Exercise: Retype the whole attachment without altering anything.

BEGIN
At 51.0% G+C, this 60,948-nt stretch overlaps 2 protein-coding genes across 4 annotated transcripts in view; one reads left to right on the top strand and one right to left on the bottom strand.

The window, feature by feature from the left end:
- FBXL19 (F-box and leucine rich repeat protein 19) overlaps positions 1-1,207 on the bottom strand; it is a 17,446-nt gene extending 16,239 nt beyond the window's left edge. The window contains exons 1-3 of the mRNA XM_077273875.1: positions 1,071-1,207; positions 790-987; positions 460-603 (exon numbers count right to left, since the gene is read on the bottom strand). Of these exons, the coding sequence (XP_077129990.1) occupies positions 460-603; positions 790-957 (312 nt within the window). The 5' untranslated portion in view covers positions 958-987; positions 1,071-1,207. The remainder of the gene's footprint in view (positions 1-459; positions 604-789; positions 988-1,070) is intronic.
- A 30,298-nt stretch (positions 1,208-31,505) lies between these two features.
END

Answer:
At 51.0% G+C, this 60,948-nt stretch overlaps 2 protein-coding genes across 4 annotated transcripts in view; one reads left to right on the top strand and one right to left on the bottom strand.

The window, feature by feature from the left end:
- FBXL19 (F-box and leucine rich repeat protein 19) overlaps positions 1-1,207 on the bottom strand; it is a 17,446-nt gene extending 16,239 nt beyond the window's left edge. The window contains exons 1-3 of the mRNA XM_077273875.1: positions 1,071-1,207; positions 790-987; positions 460-603 (exon numbers count right to left, since the gene is read on the bottom strand). Of these exons, the coding sequence (XP_077129990.1) occupies positions 460-603; positions 790-957 (312 nt within the window). The 5' untranslated portion in view covers positions 958-987; positions 1,071-1,207. The remainder of the gene's footprint in view (positions 1-459; positions 604-789; positions 988-1,070) is intronic.
- A 30,298-nt stretch (positions 1,208-31,505) lies between these two features.